Kris Koudelka was more than a year away from earning his Ph.D. in biology at The Scripps Research Institute (TSRI) in La Jolla when, unbeknownst to him, the creation of a path to his professional future was a topic of discussion.
Casual conversation between University of San Diego associate professor Debbie Tahmassebi and Jamie Williamson, TSRIâ€™s associate dean of graduate studies, took place while Tahmassebi was working in a TSRI laboratory during a sabbatical in 2006-07.
Tahmassebi said USDâ€™s Department of Chemistry and Biochemistry had been working on a five-year development plan, a process that eventually netted USD a department development award in 2008. Among the department’s brainstorming ideas, Tahmassebi said, was finding opportunities to connect postdoctoral students with USDâ€™s undergraduate students and programs.
â€œWe thought about different models and ways to strengthen our relationships with other institutions,â€ Tahmassebi said.
TSRI was an ideal partner, Tahmassebi said, because several USD professors have worked with the renowned research institute during their sabbaticals and also because TSRI doesnâ€™t have an undergraduate program.
The conversation between Tahmassebi and Williamson focused on matching the strengths of their respective organizations into a dynamic partnership for postdoctoral science students interested in teaching at the undergraduate level.
Those conversations turned serious and, in 2007, the Joint USD-Scripps Training (JUST) program was born. A postdoctoral student from TSRI now has the opportunity to gain mentored classroom teaching experience with undergraduate research students at USD. The JUST recipient works on his or her research at TSRI simultaneously, and thereâ€™s potential for USD students to be exposed to TSRI’s graduate program.
Itâ€™s the best of both worlds for Koudelka (pictured at top), 28, the recipient of a two-year JUST Fellowship, made possible by a grant from Fletcher Jones Foundation that runs through 2010.
â€œItâ€™s a complete blast,â€ Koudelka said of his USD teaching experience. â€œI get to talk about science all day, and I really see the research as an extension of teaching. The research can be cutting-edge and fun, but itâ€™s an opportunity to train students. The interaction is what I love. Itâ€™s something special to pass along some knowledge. The students are immensely talented, and they can probably do things Iâ€™ll never be capable of doing. Watching their personal growth is very rewarding.â€
Koudelka started Aug. 1 at USD, two months after completing his Ph.D. He team-taught Chemistry 151, a general chemistry course, with his assigned mentor, USD professor Jeremy Kua, last fall. Koudelka is the instructor of record for Chemistry 103: DNA Science and Technology this semester.
â€œItâ€™s been a really good opportunity,â€ Koudelka said. â€œThis experience is invaluable because a lot of times, youâ€™re not thrown into that actual position until youâ€™re starting a job. Itâ€™s great to have the (teaching) experience already. It prepares me for a future position and, at the same time, Iâ€™m mentored on what I can do to get better.â€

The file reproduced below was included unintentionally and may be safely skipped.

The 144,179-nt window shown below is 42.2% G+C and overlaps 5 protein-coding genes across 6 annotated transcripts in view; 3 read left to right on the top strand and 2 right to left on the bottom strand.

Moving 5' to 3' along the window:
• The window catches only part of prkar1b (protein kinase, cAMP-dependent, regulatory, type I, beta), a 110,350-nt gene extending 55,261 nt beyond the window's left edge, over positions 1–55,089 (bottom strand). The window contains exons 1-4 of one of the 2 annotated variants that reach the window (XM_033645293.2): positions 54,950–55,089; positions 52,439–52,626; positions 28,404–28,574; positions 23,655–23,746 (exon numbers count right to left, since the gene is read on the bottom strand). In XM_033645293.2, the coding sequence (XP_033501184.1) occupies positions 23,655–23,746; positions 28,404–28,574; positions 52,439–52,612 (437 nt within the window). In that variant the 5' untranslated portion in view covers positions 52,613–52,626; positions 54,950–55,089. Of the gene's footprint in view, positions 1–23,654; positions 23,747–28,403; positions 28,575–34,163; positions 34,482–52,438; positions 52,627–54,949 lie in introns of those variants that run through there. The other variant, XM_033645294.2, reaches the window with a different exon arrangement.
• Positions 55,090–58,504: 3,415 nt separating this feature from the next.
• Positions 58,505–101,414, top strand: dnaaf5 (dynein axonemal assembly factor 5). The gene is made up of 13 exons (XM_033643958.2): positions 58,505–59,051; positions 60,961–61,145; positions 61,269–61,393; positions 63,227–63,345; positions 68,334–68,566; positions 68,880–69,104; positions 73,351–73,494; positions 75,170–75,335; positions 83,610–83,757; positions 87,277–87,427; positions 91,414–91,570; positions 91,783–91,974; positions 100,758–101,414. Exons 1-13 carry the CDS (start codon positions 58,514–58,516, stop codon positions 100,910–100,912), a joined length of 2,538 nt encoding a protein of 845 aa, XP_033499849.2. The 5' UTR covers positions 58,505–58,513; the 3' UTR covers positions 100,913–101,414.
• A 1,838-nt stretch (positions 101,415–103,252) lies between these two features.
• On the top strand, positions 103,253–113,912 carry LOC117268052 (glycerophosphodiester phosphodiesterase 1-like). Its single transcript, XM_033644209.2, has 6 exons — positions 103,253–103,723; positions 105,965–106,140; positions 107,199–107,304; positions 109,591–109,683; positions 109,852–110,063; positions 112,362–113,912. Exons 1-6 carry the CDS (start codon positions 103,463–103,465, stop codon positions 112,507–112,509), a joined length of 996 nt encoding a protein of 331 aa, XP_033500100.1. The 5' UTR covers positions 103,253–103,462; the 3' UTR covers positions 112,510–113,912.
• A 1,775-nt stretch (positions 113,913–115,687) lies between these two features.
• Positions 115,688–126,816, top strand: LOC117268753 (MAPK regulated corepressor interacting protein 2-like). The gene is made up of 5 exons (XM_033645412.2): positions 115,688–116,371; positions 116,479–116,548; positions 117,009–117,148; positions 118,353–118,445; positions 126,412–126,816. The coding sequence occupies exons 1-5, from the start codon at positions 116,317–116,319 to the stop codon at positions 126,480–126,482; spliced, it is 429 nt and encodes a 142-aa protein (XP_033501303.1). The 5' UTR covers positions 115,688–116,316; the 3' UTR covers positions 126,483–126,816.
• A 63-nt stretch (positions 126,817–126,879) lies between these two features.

Kua, a professor in the Chemistry and Biochemistry Department since 2002, calls JUST a â€œpioneeringâ€ program and says he has enjoyed working closely with Koudelka.
Kua said Koudelka is enthusiastic, is very organized with the materials and has improved on how he explains the class material to students. â€œHeâ€™s much better thinking on his feet, a lot more fluid.â€
Koudelka, a Wisconsin native and a graduate of the University of Wisconsin, River Falls, has lived in San Diego since 2004, when he started his Ph.D. â€œI only knew it as the school on the hill,â€ he said of his limited knowledge of USD at that time. â€œI didnâ€™t have any detailed knowledge of its programs, but people here (at TSRI) said it had a very good reputation. I knew it was a private Catholic university and everyone held it in high regard.â€
Nearly one full school year into his teaching stint, Koudelka sees the benefits of being at USD. â€œI absolutely love it there. Going through my own undergraduate program and seeing it at other places, Iâ€™ve really found that at a private institution there are a lot of opportunities that arenâ€™t normally available to other students. Itâ€™s a great fit. It allows me to teach. The students really get to learn. Itâ€™s very open, and the small classes are great. I would love to teach at a similar institution at any point of my career.â€
Another mutual benefit for the JUST program will occur this summer. Koudelka will be selecting USD students to join him at TSRI to work on research projects. The students will have access to an institution whose graduate programs in biology and chemistry are annually ranked among the best. It is to the students’ advantage to capitalize on this unique access to Koudelka.
â€œI just graduated about a year ago so I can really tell those students who are wanting to go into graduate studies what they can expect and how they should prepare for it,” he said. “Being that close enables me to offer them an interesting mentoring opportunity.â€
â€” Ryan T. Blystone